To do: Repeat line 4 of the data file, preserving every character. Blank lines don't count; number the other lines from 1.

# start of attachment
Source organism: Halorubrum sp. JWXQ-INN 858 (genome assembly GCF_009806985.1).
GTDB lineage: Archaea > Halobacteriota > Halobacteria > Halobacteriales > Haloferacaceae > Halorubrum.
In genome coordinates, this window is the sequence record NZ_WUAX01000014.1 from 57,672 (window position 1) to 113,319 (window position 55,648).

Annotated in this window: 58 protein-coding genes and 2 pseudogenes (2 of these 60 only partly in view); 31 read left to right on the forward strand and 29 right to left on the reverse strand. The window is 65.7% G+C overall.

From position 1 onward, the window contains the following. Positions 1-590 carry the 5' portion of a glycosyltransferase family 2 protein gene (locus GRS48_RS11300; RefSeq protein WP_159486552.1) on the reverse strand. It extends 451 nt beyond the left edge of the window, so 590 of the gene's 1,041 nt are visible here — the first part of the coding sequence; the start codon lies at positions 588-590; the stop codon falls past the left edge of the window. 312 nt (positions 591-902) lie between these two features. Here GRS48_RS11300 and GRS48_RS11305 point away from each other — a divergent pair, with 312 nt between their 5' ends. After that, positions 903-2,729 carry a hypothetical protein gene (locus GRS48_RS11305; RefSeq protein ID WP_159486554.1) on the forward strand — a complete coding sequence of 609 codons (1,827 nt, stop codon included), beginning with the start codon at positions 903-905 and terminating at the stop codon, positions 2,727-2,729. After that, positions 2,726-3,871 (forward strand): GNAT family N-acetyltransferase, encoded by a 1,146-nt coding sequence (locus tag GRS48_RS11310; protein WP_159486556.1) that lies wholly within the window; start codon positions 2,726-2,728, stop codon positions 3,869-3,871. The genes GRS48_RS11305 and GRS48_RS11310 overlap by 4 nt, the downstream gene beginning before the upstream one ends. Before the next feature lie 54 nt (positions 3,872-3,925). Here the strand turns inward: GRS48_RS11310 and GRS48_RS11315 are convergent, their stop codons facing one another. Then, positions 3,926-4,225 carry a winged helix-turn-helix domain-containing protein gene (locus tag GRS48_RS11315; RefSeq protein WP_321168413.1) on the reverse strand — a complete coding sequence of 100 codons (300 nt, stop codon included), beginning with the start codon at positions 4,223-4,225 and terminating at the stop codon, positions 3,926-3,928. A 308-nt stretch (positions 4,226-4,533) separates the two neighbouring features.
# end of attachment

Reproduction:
Annotated in this window: 58 protein-coding genes and 2 pseudogenes (2 of these 60 only partly in view); 31 read left to right on the forward strand and 29 right to left on the reverse strand. The window is 65.7% G+C overall.